James Grage Whitney Reid Dr. O

James Grage: Ketones. They fuel your brain but they also fuel your nervous system too, correct?

Dr. Brett Osborn: Ya.

James: So since a lot of strength is neural strength, being on a ketogenic diet might actually help you.

Dr. O: As you know, these powerlifters say, “I did it all on this ketogenic diet!” They don’t realize it’s a different energy system. All you gotta do is just take a lot of creatine before and that’s gonna maximize or optimize that technique. That’s the phosphocreatine system. That’s two seconds. It has nothing to do with glucose or glycolysis or any of that stuff. There’s a big difference between correlation and causality. They’ve assumed causality – that they were able to get to that point by virtue of the fact that they’ve been on a ketogenic diet when in actuality it doesn’t have anything to do with it. It works! In other words you can be a powerlifter on a ketogenic diet. Can you be a big bodybuilder? No. It’s not gonna happen.

James: So carb cycling. That’s another big trend. Whitney and I have both done carb cycling – so periods of very low carb and then periods of moderate carb. When it comes to insulin sensitivity, one of the potential down sides of the ketogenic diet is developing issues with insulin sensitivity.

Dr. O: Right, even though that’s paradoxical. People think you’re going to be very, very insulin sensitive because all your insulin receptors are gonna be up regulated because there’s no insulin floating around. In actuality what ends up happening is that your body sort of loses the ability to even utilize insulin because you’re not using glucose as an energy source.

James: It’s gotten lazy!

Dr. O: Correct. You may see a bit of a bump in your hemoglobin A1c – so your long-term measure of blood glucose control – may actually go up slightly when you’re on a ketogenic diet. So you go, “Uh oh!” Meanwhile, you’ve shed 40 lbs. of body fat, your inflammatory markers are down… But what’s the real barometer of whether or not you are doing something good for your body? You see your hemoglobin A1c go up, which is bad for your body. Right? That means you can’t really process blood sugar well and you’re less insulin sensitive. Check the fasted insulin level.

James: That’s the difference.

Dr. O: It’s gonna be really low. Does that make sense? That’s the big thing! That’s why you can’t get tricked. Why is your hemoglobin A1c going up? Because you are a little insulin resistant.

James: So in a carb-cycling scenario, let’s say five days of low carb and then 2 or 3 days that are a little bit higher. Would that potentially help with insulin sensitivity?

Dr. O: Probably. Remember, if you’re not “clamped” metabolically speaking, five days on and five days off probably isn’t going to hurt you. Whereas, as an example, if you were fully ketogenic and you’d been on the diet for six or twelve weeks, then you’re “clamped.” You’re keto adapted. You are functionally insensitive at that point. I don’t know what this looks like, but if you were to have a bolus of carbohydrates, your sugar is gonna go straight through the roof.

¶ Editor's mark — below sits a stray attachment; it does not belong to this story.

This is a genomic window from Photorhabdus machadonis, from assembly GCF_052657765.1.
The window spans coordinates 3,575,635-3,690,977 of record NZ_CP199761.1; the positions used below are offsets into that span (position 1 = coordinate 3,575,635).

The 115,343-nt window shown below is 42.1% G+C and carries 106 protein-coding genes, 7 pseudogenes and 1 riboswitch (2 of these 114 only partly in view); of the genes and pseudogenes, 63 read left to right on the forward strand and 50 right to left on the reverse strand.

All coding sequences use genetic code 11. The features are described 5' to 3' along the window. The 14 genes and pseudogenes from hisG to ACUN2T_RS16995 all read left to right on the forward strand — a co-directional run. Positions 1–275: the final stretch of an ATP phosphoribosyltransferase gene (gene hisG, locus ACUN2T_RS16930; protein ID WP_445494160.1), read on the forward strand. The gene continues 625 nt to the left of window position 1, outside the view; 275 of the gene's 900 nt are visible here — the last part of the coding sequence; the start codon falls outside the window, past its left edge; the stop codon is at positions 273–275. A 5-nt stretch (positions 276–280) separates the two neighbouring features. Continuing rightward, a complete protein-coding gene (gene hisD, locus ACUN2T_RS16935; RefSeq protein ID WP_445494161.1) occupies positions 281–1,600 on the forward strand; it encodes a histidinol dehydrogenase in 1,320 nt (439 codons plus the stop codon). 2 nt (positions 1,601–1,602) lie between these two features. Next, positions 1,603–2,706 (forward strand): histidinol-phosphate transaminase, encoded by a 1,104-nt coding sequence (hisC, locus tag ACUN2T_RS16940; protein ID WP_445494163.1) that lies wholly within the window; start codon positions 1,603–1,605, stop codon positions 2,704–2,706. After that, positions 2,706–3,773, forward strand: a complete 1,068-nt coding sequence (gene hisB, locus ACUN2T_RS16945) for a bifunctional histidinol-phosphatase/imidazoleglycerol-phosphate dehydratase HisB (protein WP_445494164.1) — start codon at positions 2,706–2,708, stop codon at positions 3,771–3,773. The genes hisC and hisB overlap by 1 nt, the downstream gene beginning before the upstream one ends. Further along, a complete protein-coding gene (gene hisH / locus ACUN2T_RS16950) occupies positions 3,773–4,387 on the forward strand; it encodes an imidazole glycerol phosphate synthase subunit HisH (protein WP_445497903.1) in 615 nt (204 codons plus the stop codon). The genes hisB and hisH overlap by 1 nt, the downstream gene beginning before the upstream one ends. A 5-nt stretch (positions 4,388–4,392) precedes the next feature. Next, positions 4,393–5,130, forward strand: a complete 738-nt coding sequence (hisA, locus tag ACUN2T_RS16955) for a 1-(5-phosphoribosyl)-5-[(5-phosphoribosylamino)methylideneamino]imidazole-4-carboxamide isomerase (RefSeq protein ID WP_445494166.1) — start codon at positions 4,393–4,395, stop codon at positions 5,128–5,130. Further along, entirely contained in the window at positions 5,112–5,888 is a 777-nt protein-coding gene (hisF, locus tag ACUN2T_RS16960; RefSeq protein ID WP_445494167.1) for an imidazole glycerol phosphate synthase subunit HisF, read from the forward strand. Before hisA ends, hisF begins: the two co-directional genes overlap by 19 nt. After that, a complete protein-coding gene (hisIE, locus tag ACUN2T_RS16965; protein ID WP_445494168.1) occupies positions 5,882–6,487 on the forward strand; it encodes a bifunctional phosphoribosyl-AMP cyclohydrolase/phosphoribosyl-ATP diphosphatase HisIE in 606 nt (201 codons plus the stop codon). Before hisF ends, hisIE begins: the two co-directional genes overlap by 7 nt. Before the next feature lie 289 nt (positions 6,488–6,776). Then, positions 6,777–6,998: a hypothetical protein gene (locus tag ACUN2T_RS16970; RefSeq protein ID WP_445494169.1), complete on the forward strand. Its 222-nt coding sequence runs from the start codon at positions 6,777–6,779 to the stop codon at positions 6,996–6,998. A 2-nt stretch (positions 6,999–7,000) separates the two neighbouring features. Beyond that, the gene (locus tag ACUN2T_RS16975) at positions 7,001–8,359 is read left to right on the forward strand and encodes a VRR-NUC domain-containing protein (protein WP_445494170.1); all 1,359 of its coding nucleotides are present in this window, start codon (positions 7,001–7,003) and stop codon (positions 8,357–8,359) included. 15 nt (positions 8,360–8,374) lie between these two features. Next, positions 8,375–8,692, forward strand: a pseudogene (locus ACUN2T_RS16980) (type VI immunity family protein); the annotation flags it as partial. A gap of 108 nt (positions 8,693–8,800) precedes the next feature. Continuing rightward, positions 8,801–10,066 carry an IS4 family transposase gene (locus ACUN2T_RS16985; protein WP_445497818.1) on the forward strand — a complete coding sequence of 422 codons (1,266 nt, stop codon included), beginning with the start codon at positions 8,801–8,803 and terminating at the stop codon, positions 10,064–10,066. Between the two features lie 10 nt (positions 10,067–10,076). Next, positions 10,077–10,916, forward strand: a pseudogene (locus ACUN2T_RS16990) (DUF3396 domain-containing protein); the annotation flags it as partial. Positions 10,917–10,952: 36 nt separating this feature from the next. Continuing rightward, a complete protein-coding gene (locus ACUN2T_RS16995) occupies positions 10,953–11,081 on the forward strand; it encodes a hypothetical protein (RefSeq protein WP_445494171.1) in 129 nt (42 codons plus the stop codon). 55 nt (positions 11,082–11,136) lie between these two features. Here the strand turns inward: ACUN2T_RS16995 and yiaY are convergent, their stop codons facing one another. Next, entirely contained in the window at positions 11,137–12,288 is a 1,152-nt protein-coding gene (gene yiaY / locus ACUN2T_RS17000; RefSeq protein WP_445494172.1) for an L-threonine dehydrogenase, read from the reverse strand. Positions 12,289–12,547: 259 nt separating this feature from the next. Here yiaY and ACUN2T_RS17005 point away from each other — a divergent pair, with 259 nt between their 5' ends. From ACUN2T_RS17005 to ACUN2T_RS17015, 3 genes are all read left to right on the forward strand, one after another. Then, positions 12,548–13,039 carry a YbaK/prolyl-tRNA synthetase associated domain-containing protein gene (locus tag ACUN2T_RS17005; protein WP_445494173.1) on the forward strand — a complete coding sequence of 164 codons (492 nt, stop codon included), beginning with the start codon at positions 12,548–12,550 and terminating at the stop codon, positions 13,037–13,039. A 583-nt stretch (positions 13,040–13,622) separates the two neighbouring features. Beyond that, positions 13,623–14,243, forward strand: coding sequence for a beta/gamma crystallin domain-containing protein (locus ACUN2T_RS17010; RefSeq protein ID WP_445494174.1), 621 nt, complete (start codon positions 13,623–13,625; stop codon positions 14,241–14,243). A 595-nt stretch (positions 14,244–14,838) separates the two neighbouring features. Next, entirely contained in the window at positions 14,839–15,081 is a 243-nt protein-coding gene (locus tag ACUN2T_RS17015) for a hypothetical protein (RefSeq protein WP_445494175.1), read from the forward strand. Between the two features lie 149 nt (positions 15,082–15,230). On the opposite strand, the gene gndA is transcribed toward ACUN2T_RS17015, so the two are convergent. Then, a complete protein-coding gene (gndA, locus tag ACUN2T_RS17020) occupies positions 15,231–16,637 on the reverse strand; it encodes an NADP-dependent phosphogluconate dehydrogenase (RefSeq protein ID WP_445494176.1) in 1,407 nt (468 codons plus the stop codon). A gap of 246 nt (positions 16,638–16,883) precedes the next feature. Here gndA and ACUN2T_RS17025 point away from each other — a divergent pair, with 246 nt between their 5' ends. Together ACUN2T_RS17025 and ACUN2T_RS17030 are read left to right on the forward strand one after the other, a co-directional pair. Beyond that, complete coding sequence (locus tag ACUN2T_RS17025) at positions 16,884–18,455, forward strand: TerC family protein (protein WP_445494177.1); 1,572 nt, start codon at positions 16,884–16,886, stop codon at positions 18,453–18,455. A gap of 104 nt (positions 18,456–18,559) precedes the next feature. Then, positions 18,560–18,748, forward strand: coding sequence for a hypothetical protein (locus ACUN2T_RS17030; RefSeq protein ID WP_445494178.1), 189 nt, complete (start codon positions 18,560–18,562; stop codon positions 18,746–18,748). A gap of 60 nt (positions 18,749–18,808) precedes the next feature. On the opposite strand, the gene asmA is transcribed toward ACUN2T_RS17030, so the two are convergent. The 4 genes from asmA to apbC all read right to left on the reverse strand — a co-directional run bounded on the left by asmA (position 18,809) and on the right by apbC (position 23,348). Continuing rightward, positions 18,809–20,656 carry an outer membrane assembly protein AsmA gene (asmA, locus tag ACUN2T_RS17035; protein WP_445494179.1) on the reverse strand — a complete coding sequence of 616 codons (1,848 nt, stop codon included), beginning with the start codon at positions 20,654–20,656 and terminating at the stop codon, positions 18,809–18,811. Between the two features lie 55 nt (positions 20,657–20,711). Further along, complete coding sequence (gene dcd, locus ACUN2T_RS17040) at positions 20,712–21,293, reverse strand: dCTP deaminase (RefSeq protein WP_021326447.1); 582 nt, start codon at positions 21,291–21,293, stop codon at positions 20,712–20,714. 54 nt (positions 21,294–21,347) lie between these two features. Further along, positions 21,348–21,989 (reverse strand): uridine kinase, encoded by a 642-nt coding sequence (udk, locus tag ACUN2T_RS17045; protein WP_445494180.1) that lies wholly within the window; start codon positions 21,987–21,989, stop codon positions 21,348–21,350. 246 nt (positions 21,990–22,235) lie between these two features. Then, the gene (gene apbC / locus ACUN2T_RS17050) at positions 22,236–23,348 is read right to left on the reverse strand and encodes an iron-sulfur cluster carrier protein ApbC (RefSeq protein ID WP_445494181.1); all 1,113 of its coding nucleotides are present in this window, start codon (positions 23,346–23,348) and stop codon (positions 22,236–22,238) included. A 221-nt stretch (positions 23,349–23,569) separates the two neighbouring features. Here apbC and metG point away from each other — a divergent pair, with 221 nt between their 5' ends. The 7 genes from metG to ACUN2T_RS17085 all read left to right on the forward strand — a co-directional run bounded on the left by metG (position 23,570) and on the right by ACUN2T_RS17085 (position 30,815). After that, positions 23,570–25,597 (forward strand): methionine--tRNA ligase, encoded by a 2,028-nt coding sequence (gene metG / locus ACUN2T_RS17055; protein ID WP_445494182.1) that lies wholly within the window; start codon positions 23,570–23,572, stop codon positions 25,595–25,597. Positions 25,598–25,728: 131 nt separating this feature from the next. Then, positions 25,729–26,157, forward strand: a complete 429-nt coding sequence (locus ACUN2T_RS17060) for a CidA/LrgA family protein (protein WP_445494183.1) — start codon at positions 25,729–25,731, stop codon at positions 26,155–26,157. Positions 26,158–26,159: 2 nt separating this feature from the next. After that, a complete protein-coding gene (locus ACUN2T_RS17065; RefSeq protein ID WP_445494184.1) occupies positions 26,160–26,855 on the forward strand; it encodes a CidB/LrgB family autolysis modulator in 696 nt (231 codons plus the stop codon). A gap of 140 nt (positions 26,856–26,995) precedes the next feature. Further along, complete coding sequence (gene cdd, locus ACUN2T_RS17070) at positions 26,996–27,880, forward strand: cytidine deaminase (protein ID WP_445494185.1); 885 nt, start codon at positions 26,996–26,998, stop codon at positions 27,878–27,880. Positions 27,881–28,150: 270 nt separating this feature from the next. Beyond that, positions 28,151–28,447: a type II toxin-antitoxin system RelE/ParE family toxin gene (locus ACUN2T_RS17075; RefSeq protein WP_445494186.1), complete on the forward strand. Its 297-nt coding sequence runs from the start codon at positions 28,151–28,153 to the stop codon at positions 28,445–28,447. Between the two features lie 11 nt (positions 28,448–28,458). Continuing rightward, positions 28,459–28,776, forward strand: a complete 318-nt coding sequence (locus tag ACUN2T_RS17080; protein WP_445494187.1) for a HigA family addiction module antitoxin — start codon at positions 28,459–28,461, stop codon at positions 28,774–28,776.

James: Ya, your body is gonna have all this glucose in your blood and your body won’t produce enough insulin…

Dr. O: Right. You’re not gonna process it. I don’t know what the data is, but that said, and I know this from personal experience and from my friends and family that have been on a keto diet: if you do that and you are “clamped,” if you have crap to eat and your sugars run up, I can tell you that when they do come down, your body is not going to be out of ketosis. If you go right back on the eating regimen, you’re not gonna take three days to get back into ketosis. That’s why I call it the “clamp.” You’re metabolically clamped.

James: That is if you go back on a ketogenic diet. My concern is long-term sustainability. I’m gonna piss off all my vegan friends out there, but the reason I use this as an example is that I’ve watched every single one of them go back to eating meat at one point. I’ve even seen it after crazy periods of time. Ten years! 15 years!

Dr. O: What was the reason?

James: They sat in a restaurant and a steak went by and they went, “Mmmm man…” Then they ate it and thought, “What was I doing?!” So my concern is, what happens when you do a ketogenic diet over a long period of time and you become insulin resistant but then you go back to eating the way you did before.

Dr. O: Well going back to the way the individual was eating before, I assume it was eating badly.

James: An American diet. Eating a lot of high-glycemic carbs.

Dr. O: My thought is that the body is very smart and probably transitions over fairly quickly.

James: It has to. Otherwise you’re gonna die.

Dr. O: Ya, exactly. Your blood sugars are gonna be through the roof. Then you stress the pancreas and just start producing more insulin. Which is one of the reasons why being on these low-insulin diets is also good. There’s less pancreatic burn out because you’re not constantly secreting insulin into the bloodstream. One of the reasons people become insulin resistant – and a lot of people don’t know this – is not because you become peripherally insulin resistant at the level of the cell, it’s because your pancreas burns.

James: So you can become insulin resistant by not having any carbohydrates or very low carbohydrates over a long period of time, but can’t you also become insulin resistant by having too much carbohydrates over a long period of time?

Dr. O: Of course! It’s called Type 2 diabetes.